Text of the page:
This is just nutty. Julio Franco will be 49 years old in less than a month. He’s in his 26th season.
Wednesday, 25 July 2007
It is worth while to try to state more definitely the nature of the acts that are right. We may try to state first what (if anything) is the universal nature of all acts that are right. It is obvious that any of the acts that we do has countless effects, directly or indirectly, on countless people, and the probability is that any act, however right it be, will have adverse effects (though these may be very trivial) on some innocent people. Similarly, any wrong act will probably have beneficial effects on some deserving people. Every act therefore, viewed in some aspects, will be prima facie right, and viewed in others, prima facie wrong, and right acts can be distinguished from wrong acts only as being those which, of all those possible for the agent in the circumstances, have the greatest balance of prima facie rightness, in those respects in which they are prima facie right, over their prima facie wrongness, in those respects in which they are prima facie wrong—prima facie rightness and wrongness being understood in the sense previously explained. For the estimation of the comparative stringency of these prima facie obligations no general rules can, so far as I can see, be laid down. We can only say that a great deal of stringency belongs to the duties of ‘perfect obligation’—the duties of keeping our promises, of repairing wrongs we have done, and of returning the equivalent of services we have received. For the rest, εν τη αισθησει η κρισις. [Ross translates this—a quotation from Aristotle's Nicomachean Ethics—as “The decision rests with perception.”] This sense of our particular duty in particular circumstances, preceded and informed by the fullest reflection we can bestow on the act in all its bearings, is highly fallible, but it is the only guide we have to our duty.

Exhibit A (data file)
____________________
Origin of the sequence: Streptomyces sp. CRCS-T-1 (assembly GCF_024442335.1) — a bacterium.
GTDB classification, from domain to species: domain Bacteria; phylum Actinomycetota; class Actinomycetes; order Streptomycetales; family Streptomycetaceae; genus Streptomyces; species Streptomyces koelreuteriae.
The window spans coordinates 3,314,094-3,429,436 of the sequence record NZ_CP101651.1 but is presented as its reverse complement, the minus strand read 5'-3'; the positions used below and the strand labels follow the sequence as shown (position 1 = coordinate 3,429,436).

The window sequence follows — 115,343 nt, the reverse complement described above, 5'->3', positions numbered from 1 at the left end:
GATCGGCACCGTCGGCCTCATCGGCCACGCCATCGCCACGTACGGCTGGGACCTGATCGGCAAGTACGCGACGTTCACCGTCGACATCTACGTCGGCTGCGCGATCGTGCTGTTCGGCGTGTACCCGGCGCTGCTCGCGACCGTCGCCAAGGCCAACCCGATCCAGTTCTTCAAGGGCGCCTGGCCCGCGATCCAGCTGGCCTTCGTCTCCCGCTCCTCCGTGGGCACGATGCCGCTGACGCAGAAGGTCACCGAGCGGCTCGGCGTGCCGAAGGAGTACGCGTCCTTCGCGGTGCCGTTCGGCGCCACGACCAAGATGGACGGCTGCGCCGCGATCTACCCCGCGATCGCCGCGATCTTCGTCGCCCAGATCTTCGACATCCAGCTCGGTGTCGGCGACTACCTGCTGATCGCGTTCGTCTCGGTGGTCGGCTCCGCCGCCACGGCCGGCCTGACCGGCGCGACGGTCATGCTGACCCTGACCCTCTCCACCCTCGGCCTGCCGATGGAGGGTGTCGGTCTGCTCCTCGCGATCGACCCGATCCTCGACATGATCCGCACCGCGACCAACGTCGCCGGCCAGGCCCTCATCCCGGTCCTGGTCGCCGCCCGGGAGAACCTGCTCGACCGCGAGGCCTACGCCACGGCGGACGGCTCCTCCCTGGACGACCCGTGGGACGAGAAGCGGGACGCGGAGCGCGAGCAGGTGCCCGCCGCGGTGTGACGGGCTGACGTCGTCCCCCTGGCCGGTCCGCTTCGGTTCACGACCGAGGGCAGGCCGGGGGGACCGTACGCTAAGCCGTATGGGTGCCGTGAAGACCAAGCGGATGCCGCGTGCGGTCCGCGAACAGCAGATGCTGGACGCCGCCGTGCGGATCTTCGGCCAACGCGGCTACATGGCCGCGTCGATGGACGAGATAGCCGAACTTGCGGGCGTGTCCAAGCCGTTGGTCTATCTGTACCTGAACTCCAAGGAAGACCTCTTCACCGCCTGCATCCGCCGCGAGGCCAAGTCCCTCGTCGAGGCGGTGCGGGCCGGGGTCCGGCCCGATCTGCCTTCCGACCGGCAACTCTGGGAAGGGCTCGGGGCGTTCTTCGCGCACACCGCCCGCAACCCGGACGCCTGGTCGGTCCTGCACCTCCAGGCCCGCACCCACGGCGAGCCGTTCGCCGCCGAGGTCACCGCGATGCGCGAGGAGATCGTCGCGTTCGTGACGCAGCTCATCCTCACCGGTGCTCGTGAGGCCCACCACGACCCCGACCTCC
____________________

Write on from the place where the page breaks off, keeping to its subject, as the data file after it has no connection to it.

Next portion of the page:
(W. D. Ross, The Right and the Good [1930; repr., Indianapolis/Cambridge: Hackett Publishing Company, 1988], 41-2 [italics in original; footnote omitted])
Note from KBJ: Ross is providing a criterion of right action, i.e., a condition that is both necessary and sufficient for rightness. It can be put formally as follows:
An act is right if and only if there is no other act the agent could have done instead that has a greater balance of prima facie rightness over prima facie wrongness than it has.
Compare act utilitarianism: